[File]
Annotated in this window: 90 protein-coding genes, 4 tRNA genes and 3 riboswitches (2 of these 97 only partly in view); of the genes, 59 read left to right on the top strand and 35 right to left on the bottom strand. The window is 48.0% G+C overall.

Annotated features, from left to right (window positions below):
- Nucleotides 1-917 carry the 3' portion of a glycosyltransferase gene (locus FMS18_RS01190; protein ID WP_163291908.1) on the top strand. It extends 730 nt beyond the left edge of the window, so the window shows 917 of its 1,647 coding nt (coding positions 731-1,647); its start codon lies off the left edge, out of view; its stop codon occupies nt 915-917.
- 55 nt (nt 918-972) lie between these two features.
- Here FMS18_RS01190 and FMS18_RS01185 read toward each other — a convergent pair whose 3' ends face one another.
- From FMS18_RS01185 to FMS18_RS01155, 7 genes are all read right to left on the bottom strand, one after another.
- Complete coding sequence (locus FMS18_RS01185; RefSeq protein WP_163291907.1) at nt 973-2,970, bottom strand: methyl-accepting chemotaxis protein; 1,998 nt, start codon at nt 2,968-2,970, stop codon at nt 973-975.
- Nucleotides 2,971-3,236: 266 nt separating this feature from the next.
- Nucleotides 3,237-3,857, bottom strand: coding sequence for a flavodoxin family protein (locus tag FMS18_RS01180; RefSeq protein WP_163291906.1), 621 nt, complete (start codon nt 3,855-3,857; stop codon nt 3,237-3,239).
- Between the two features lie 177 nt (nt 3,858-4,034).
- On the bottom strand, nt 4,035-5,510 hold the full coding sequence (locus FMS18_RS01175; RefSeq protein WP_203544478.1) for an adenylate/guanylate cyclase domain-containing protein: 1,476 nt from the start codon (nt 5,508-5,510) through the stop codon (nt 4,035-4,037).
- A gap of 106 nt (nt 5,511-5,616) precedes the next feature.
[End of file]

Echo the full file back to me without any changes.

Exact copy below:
Annotated in this window: 90 protein-coding genes, 4 tRNA genes and 3 riboswitches (2 of these 97 only partly in view); of the genes, 59 read left to right on the top strand and 35 right to left on the bottom strand. The window is 48.0% G+C overall.

Annotated features, from left to right (window positions below):
- Nucleotides 1-917 carry the 3' portion of a glycosyltransferase gene (locus FMS18_RS01190; protein ID WP_163291908.1) on the top strand. It extends 730 nt beyond the left edge of the window, so the window shows 917 of its 1,647 coding nt (coding positions 731-1,647); its start codon lies off the left edge, out of view; its stop codon occupies nt 915-917.
- 55 nt (nt 918-972) lie between these two features.
- Here FMS18_RS01190 and FMS18_RS01185 read toward each other — a convergent pair whose 3' ends face one another.
- From FMS18_RS01185 to FMS18_RS01155, 7 genes are all read right to left on the bottom strand, one after another.
- Complete coding sequence (locus FMS18_RS01185; RefSeq protein WP_163291907.1) at nt 973-2,970, bottom strand: methyl-accepting chemotaxis protein; 1,998 nt, start codon at nt 2,968-2,970, stop codon at nt 973-975.
- Nucleotides 2,971-3,236: 266 nt separating this feature from the next.
- Nucleotides 3,237-3,857, bottom strand: coding sequence for a flavodoxin family protein (locus tag FMS18_RS01180; RefSeq protein WP_163291906.1), 621 nt, complete (start codon nt 3,855-3,857; stop codon nt 3,237-3,239).
- Between the two features lie 177 nt (nt 3,858-4,034).
- On the bottom strand, nt 4,035-5,510 hold the full coding sequence (locus FMS18_RS01175; RefSeq protein WP_203544478.1) for an adenylate/guanylate cyclase domain-containing protein: 1,476 nt from the start codon (nt 5,508-5,510) through the stop codon (nt 4,035-4,037).
- A gap of 106 nt (nt 5,511-5,616) precedes the next feature.